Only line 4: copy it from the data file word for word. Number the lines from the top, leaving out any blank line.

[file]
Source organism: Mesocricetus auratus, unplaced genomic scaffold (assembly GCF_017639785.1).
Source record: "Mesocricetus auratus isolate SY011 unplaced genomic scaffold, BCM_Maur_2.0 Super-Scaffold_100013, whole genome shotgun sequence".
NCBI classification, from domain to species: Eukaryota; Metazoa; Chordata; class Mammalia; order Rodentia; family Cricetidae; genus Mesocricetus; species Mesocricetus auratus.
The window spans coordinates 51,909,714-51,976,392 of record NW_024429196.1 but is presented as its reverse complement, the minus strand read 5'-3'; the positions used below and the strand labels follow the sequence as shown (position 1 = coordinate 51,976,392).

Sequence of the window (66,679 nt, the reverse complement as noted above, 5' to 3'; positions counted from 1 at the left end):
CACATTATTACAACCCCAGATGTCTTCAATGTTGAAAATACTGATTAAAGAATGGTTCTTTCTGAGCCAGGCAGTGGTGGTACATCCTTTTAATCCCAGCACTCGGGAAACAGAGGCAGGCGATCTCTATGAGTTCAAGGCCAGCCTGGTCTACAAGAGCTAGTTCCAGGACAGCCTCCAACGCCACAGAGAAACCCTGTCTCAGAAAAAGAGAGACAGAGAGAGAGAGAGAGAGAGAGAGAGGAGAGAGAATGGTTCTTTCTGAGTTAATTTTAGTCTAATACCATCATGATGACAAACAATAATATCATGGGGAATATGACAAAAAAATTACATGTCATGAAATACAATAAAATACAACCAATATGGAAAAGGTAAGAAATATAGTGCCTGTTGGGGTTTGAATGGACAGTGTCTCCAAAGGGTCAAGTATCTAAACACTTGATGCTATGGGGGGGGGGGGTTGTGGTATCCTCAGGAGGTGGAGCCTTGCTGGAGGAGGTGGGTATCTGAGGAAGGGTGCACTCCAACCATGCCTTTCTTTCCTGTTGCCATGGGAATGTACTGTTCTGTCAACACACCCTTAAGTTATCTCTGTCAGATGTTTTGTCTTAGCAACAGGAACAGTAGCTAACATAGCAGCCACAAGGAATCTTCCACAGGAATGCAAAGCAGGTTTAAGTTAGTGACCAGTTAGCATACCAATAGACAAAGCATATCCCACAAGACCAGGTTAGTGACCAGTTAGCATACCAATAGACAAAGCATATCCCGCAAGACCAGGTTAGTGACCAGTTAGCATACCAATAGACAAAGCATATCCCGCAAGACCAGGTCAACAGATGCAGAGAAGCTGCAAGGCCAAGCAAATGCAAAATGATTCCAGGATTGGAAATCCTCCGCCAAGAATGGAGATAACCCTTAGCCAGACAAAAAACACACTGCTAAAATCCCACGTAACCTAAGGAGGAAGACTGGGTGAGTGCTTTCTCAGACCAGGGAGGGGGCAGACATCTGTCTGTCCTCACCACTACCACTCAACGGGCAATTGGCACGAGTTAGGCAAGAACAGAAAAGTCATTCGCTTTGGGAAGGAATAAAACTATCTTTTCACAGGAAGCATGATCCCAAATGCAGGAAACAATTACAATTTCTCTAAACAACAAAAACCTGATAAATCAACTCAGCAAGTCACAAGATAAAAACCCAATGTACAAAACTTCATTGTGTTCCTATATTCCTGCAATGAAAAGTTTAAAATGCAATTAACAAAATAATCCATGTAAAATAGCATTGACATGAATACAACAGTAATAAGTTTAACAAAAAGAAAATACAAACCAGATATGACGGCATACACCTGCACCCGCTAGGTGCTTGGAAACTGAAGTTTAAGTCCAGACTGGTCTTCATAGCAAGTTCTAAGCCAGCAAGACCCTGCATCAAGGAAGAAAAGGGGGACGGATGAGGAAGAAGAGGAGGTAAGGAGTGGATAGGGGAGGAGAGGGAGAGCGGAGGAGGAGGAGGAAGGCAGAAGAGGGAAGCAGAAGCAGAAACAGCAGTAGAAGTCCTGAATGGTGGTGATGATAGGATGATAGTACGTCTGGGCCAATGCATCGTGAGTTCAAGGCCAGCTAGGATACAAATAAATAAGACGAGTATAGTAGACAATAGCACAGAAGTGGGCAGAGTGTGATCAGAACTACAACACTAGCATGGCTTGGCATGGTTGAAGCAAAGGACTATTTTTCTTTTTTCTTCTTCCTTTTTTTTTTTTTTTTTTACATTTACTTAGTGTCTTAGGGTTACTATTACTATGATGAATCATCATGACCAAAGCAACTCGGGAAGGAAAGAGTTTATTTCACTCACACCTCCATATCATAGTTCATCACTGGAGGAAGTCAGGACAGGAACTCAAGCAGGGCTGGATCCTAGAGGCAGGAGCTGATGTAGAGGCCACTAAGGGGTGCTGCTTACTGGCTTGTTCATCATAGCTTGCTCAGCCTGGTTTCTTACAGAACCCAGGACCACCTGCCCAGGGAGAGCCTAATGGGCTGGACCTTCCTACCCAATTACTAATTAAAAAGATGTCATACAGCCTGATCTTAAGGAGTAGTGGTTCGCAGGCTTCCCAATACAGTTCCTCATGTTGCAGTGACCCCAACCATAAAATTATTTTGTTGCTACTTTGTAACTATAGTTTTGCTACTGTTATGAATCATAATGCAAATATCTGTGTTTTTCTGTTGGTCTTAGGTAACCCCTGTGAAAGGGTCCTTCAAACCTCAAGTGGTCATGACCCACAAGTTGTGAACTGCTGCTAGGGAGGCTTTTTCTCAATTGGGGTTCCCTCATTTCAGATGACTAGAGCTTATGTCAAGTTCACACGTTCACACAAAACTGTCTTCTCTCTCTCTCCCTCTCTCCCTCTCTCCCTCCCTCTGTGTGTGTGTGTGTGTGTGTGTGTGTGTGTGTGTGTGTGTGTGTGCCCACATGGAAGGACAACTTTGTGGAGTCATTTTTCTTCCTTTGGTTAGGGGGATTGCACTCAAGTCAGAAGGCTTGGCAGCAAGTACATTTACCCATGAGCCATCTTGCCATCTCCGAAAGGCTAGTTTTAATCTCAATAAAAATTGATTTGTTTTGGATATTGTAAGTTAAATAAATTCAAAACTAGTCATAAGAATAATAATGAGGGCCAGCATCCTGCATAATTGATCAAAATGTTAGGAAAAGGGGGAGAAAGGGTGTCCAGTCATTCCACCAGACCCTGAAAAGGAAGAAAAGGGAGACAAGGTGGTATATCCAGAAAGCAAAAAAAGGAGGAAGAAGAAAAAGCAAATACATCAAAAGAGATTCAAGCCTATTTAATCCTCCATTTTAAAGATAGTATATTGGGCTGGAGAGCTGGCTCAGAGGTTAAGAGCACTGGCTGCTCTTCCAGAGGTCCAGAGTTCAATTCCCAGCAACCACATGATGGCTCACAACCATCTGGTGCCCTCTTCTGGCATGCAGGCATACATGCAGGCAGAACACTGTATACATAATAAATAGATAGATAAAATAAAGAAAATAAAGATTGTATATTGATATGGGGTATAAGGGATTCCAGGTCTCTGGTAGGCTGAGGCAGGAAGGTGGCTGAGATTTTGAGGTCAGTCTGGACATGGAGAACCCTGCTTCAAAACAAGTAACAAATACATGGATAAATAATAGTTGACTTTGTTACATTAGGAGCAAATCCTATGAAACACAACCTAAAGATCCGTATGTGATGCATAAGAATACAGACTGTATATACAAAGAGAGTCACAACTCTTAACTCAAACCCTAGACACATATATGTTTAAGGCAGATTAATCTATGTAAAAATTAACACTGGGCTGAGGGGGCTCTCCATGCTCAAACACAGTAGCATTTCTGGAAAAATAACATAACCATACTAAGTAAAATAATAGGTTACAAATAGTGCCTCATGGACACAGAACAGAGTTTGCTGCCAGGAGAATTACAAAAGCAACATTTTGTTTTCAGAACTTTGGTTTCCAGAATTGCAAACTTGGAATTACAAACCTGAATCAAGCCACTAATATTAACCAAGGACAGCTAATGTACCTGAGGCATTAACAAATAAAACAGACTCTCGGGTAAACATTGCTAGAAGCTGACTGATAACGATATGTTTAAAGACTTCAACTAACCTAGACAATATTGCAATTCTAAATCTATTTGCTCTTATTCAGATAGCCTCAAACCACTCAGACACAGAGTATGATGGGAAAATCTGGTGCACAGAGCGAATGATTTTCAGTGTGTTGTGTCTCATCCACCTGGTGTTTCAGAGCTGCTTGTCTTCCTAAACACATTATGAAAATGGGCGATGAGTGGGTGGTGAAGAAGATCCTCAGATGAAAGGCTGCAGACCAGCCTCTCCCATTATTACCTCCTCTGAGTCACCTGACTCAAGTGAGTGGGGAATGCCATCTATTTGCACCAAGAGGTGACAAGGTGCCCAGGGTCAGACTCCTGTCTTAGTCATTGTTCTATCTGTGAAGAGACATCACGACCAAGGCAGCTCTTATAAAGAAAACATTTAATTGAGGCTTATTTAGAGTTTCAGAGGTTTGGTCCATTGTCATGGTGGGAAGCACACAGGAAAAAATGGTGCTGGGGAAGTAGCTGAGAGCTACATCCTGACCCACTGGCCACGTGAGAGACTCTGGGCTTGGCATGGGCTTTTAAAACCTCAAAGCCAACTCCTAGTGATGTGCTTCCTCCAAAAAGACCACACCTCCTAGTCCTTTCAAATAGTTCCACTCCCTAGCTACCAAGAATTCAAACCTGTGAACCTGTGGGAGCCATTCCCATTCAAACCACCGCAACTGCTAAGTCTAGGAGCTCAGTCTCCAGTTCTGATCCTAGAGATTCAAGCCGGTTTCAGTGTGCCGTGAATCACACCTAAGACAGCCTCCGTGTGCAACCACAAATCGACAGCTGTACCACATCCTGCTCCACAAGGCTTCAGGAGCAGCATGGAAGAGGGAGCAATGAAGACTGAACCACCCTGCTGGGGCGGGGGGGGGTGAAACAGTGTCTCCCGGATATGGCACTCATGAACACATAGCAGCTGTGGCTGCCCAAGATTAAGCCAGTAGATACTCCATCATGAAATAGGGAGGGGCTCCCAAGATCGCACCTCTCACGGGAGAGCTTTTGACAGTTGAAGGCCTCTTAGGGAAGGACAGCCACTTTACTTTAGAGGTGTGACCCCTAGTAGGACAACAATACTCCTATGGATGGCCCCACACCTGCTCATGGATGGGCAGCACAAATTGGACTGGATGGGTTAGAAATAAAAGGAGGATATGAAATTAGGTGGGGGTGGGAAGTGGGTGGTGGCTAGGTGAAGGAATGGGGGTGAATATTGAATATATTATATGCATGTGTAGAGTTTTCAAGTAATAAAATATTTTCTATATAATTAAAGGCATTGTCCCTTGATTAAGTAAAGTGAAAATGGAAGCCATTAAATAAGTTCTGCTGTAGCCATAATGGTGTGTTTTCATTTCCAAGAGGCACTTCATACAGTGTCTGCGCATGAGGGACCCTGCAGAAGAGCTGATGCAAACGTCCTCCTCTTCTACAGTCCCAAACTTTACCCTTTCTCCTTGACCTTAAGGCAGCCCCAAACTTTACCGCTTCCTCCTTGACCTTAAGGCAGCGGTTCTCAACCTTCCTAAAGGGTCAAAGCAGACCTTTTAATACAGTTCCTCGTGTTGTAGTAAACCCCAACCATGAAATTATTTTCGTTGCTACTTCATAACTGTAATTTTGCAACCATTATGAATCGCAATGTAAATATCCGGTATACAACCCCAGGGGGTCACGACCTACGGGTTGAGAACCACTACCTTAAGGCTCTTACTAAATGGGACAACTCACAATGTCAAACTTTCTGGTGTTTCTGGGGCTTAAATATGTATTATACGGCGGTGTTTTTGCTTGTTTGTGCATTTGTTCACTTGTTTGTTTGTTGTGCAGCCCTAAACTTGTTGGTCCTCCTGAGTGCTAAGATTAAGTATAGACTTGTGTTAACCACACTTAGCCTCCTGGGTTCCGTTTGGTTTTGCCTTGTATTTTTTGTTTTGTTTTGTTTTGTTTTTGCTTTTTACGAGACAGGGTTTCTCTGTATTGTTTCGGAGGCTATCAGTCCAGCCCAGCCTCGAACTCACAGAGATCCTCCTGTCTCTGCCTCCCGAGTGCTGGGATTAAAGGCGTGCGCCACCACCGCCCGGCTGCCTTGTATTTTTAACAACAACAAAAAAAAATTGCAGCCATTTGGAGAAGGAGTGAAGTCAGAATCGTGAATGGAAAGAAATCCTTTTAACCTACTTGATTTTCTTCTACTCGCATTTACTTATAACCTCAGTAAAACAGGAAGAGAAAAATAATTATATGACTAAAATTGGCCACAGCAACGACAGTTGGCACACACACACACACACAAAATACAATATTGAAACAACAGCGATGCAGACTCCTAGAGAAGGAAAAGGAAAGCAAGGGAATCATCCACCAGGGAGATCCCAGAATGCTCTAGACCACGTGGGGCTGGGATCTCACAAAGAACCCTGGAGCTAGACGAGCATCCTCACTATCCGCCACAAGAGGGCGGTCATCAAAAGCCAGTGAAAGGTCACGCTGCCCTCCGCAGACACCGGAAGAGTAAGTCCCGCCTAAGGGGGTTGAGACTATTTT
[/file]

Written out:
The window spans coordinates 51,909,714-51,976,392 of record NW_024429196.1 but is presented as its reverse complement, the minus strand read 5'-3'; the positions used below and the strand labels follow the sequence as shown (position 1 = coordinate 51,976,392).